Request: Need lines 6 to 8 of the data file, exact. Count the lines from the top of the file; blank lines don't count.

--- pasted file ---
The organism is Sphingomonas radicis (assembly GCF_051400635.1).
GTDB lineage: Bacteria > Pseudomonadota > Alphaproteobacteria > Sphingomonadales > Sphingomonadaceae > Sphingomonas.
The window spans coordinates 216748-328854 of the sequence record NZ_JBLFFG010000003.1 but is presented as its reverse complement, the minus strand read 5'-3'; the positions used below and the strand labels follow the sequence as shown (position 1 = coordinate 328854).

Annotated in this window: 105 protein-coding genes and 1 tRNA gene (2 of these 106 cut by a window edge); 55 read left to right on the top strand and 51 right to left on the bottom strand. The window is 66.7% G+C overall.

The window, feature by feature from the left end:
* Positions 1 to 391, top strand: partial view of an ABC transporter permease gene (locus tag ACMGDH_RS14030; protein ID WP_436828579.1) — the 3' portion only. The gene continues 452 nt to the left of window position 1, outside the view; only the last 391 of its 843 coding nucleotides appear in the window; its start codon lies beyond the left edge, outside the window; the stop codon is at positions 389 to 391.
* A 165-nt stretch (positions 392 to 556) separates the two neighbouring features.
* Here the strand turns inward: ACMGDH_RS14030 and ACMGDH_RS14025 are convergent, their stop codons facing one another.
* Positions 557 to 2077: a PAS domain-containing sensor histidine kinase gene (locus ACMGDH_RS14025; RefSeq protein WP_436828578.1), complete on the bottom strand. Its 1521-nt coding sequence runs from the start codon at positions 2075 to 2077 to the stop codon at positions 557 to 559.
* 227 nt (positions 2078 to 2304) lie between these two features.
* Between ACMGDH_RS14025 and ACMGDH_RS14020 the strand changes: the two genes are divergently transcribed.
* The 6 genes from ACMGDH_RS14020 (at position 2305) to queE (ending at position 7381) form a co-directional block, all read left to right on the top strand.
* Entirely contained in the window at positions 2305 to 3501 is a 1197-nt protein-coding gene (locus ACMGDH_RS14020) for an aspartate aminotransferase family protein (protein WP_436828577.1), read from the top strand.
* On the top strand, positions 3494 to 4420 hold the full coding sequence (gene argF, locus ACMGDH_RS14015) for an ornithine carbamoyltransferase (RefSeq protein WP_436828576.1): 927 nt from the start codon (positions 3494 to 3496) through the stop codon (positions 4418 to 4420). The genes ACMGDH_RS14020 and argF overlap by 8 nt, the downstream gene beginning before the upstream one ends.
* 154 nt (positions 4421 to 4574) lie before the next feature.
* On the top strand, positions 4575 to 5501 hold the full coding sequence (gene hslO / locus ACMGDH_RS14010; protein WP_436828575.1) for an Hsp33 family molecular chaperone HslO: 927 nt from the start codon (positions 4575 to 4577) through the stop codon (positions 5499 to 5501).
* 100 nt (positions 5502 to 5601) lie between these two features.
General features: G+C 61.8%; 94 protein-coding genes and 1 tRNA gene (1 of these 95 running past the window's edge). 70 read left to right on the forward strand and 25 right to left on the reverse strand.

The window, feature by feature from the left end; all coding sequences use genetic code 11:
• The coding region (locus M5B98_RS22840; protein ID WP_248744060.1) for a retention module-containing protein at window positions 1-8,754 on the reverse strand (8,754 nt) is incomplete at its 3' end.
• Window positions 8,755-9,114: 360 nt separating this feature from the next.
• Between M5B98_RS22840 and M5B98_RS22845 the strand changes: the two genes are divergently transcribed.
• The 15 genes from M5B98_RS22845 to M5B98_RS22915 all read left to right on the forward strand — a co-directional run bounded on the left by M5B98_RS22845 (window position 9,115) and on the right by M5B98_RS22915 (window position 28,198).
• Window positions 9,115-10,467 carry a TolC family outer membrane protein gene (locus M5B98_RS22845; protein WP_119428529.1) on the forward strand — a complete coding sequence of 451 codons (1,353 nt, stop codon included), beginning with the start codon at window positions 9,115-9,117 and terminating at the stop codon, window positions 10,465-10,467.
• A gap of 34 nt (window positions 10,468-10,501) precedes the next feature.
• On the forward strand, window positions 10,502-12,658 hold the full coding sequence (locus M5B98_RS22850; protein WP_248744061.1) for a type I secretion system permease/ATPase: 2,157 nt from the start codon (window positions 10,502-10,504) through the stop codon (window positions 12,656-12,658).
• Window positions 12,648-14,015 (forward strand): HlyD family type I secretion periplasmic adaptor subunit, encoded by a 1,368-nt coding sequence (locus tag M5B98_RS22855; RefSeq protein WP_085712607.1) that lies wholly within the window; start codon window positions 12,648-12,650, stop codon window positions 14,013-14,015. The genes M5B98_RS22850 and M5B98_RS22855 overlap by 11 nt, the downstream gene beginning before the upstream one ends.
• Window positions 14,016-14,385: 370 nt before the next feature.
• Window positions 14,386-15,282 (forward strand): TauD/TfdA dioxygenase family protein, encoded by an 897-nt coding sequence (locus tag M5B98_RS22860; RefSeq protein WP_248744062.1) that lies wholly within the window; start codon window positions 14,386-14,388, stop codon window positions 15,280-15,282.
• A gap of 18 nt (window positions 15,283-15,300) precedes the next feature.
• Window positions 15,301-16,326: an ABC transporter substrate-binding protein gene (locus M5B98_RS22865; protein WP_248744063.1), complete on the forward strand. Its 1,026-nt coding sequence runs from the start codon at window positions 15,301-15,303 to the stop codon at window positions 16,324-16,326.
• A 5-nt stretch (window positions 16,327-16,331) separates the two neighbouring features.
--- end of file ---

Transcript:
* Positions 1 to 391, top strand: partial view of an ABC transporter permease gene (locus tag ACMGDH_RS14030; protein ID WP_436828579.1) — the 3' portion only. The gene continues 452 nt to the left of window position 1, outside the view; only the last 391 of its 843 coding nucleotides appear in the window; its start codon lies beyond the left edge, outside the window; the stop codon is at positions 389 to 391.
* A 165-nt stretch (positions 392 to 556) separates the two neighbouring features.
* Here the strand turns inward: ACMGDH_RS14030 and ACMGDH_RS14025 are convergent, their stop codons facing one another.